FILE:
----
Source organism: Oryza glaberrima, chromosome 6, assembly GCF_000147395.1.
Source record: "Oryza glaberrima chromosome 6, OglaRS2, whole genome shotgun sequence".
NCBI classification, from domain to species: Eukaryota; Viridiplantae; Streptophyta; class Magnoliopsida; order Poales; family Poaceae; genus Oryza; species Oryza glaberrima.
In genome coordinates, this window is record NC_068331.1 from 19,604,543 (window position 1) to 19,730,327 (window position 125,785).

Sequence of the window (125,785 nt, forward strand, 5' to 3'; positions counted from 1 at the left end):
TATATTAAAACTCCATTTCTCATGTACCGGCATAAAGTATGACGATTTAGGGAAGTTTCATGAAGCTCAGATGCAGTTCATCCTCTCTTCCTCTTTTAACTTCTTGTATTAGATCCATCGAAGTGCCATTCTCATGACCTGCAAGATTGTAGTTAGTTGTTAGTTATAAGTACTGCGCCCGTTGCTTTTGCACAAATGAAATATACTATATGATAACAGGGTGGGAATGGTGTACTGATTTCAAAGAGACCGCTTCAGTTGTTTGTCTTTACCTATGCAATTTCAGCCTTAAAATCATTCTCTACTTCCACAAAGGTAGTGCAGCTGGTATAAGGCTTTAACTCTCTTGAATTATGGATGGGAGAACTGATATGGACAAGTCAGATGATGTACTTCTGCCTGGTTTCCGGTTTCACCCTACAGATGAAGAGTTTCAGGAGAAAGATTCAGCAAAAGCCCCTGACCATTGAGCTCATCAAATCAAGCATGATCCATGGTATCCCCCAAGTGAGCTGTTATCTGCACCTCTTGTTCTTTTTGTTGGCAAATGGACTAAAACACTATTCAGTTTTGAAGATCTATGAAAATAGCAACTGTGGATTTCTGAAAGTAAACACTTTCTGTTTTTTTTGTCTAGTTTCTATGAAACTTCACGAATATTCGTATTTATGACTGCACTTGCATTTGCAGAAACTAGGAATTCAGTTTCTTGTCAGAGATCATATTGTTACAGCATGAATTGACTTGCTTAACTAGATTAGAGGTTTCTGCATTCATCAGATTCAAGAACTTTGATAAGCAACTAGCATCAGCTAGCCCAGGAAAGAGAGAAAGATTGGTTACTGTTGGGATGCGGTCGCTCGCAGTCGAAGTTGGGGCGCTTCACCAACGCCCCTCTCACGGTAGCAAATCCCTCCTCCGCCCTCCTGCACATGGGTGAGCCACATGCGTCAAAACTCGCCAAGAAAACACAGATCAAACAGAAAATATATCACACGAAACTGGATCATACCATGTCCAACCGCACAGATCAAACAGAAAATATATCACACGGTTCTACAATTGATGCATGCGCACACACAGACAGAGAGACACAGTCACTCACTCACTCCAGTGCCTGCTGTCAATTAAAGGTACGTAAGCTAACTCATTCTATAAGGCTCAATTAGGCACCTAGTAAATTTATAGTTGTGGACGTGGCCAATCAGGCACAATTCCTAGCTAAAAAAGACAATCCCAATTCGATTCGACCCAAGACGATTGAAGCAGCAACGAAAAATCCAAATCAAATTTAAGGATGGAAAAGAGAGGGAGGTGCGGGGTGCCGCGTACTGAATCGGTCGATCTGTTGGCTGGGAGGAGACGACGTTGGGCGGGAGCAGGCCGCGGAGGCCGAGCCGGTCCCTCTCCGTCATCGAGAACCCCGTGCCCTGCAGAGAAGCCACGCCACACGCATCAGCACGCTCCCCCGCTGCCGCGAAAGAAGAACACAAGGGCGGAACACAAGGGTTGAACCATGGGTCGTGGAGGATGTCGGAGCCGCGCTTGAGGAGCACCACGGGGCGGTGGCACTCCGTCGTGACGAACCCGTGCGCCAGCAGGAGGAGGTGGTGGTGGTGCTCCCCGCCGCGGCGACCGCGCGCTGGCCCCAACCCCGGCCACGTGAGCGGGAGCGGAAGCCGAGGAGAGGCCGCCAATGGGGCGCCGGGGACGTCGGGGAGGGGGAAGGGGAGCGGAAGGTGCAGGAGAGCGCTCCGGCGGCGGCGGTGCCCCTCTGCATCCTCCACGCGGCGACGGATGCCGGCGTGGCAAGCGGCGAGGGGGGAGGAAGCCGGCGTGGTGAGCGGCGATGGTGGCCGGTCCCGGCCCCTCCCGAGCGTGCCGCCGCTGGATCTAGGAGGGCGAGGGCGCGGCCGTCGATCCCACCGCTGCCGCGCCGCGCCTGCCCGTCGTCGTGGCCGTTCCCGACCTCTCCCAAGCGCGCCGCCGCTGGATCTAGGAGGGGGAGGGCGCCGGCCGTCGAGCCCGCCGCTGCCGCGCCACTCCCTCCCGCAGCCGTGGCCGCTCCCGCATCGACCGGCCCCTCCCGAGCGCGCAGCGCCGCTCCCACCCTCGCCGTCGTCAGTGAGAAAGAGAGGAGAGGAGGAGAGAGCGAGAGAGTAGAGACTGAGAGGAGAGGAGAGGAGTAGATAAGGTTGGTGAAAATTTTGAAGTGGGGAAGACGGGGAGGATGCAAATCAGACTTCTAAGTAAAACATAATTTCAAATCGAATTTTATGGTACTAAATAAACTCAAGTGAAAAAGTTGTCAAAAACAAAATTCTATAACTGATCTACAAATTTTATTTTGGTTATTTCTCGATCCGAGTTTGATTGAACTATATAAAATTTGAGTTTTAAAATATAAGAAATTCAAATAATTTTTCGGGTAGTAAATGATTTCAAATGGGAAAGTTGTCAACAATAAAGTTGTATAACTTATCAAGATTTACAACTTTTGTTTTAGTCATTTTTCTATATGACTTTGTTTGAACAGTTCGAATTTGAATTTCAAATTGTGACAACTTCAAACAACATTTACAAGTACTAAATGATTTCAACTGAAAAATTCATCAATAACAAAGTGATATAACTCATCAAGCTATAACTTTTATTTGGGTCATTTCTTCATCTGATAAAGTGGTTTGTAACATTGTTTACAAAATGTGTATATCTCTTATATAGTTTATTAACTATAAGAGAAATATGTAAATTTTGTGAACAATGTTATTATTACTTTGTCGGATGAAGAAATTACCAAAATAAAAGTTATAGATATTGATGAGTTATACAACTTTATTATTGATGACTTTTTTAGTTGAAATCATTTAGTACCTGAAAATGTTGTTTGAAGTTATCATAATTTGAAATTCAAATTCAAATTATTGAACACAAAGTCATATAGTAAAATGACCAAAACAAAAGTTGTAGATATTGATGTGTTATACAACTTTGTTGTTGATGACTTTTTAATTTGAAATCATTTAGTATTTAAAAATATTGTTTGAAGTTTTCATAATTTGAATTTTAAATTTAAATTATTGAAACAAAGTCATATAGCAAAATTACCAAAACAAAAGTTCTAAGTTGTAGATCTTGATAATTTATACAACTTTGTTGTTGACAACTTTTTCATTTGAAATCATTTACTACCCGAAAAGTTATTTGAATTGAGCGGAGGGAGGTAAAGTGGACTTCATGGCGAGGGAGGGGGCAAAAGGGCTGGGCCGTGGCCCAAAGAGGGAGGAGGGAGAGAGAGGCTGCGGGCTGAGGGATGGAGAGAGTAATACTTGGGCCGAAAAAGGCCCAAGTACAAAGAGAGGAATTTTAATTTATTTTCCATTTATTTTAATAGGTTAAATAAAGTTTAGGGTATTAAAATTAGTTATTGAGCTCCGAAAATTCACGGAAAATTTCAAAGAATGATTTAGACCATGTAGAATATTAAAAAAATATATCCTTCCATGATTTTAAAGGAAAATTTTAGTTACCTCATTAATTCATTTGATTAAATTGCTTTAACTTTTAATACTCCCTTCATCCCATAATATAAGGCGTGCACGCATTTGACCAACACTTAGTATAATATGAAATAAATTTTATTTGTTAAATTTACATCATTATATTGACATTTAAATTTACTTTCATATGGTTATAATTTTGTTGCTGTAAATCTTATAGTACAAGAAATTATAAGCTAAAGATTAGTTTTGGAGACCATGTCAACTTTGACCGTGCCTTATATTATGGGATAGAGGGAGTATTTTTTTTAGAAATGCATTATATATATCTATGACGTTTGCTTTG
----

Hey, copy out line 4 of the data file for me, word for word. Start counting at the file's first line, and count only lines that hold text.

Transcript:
In genome coordinates, this window is record NC_068331.1 from 19,604,543 (window position 1) to 19,730,327 (window position 125,785).